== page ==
ICO resumes investigation into real time bidding (RTB) and AdTech

Published on 09 June 2021

What will be the ultimate impact of the ICO’s continuing investigations into RTB and AdTech?

The key takeaway

In May 2020 the ICO paused its investigation into RTB and the AdTech industry, since they prioritised activities responding to the COVID-19 pandemic. The ICO has now resumed the investigation into RTB and data processing. The ICO has said that the complex system of RTB uses people’s sensitive personal data to serve ads requires explicit consent, which is currently not happening.

The background

Having started its review into RTB in February 2019, the ICO paused its investigation into the matter following the start of the pandemic. With things beginning to settle down, the ICO has now been able to resume its investigation.

In a statement in early 2020, the ICO highlighted a lack of transparency due to the nature of the supply chain and the role different actors play in RTB. Six months were given to the RTB industry to work on the points raised by the ICO, which ended in May 2020, when they paused the investigation. The key concerns at the time were, among others:

  • the use of “legitimate interests” as the lawful basis for the processing of personal data in RTB being insufficient
  • the lawfulness of processing of special category data and the processing of non-special category data without consent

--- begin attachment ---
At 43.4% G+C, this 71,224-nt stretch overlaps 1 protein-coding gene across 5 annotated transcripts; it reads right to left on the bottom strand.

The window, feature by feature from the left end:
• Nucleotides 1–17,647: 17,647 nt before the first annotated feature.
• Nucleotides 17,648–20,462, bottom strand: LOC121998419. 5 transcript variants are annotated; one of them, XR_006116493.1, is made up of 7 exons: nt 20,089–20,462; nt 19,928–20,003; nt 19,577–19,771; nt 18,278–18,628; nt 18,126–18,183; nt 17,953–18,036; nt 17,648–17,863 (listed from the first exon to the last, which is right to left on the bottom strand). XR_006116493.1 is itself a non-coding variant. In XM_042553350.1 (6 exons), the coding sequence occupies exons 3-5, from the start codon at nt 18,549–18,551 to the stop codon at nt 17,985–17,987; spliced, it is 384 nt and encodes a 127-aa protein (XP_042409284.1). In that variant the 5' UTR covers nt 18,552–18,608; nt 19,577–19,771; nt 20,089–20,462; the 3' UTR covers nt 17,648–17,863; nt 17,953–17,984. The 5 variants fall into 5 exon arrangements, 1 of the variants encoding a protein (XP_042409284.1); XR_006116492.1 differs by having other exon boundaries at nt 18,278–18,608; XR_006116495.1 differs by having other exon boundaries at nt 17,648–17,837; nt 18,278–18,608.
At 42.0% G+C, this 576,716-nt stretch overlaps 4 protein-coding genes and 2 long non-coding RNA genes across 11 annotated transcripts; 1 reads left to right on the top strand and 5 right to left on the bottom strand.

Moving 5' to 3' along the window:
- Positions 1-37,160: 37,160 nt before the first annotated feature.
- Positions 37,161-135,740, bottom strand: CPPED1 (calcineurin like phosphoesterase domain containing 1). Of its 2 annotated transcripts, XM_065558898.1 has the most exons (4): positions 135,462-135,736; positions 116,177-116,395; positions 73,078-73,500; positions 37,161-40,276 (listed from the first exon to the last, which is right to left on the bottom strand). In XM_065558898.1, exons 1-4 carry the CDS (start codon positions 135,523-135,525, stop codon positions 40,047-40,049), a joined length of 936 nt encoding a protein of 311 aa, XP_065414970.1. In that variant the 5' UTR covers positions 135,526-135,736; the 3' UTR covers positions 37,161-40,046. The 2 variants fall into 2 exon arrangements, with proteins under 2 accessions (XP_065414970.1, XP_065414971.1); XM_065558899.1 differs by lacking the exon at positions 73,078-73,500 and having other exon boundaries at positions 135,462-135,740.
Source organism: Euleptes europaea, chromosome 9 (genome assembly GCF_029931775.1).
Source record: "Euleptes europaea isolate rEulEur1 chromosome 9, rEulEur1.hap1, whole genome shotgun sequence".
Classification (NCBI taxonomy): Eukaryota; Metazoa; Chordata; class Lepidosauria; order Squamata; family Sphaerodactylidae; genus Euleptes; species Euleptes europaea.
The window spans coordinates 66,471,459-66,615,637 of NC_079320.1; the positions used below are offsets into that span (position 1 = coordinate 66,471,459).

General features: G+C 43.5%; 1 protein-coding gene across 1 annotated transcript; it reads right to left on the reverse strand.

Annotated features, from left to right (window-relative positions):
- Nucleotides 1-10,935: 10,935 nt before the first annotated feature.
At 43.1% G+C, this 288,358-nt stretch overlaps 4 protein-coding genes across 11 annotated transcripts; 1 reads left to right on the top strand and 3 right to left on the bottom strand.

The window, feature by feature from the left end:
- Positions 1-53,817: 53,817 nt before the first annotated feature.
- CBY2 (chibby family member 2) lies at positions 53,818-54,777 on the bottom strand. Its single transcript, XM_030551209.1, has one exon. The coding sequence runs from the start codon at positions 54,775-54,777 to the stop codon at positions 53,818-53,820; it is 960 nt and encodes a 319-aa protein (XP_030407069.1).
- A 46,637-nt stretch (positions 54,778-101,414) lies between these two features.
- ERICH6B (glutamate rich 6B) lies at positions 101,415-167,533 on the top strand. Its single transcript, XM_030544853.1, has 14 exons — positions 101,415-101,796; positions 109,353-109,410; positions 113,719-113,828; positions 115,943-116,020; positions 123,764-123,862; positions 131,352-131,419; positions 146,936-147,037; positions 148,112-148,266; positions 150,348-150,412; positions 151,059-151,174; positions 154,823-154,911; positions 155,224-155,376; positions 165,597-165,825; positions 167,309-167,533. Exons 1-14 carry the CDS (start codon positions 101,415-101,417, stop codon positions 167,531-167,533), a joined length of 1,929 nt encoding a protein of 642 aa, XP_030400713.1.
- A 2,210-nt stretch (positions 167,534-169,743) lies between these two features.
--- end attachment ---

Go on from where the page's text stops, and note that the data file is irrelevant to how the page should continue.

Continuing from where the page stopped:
• the reliance on contracts for data sharing across the supply chain
  • the lack of transparency on what happens with users’ data wider security and data sharing issues caused by this data supply chain.

The development

The ICO has announced that its investigation will continue with a series of audits focusing on data management platforms. They will also be issuing assessment notices to specific companies in the coming months where necessary.

Naturally, the ICO will be publishing their final findings at the conclusion of the investigation.

Why is this important?

The sharing of data with potentially hundreds of companies, without properly assessing and addressing the risk of these counterparties, raises huge questions from a data compliance perspective, including around the security and retention of this data.

Since the ICO is committed to undertaking further investigations and assessments as to the processing of data for RTB, organisations should be reviewing their practices urgently with a view to avoiding any possible action by the ICO.

Any practical tips?

All organisations operating in the RTB space should assess how they use personal data as a matter of urgency. It’s no easy task, but any review should focus on users’ consent, legitimate interests, data protection by design and any data protection impact assessments, including through their supply chain. The ICO’s guidance should be kept front of mind. Data compliance and RTB is an issue that is not going away.

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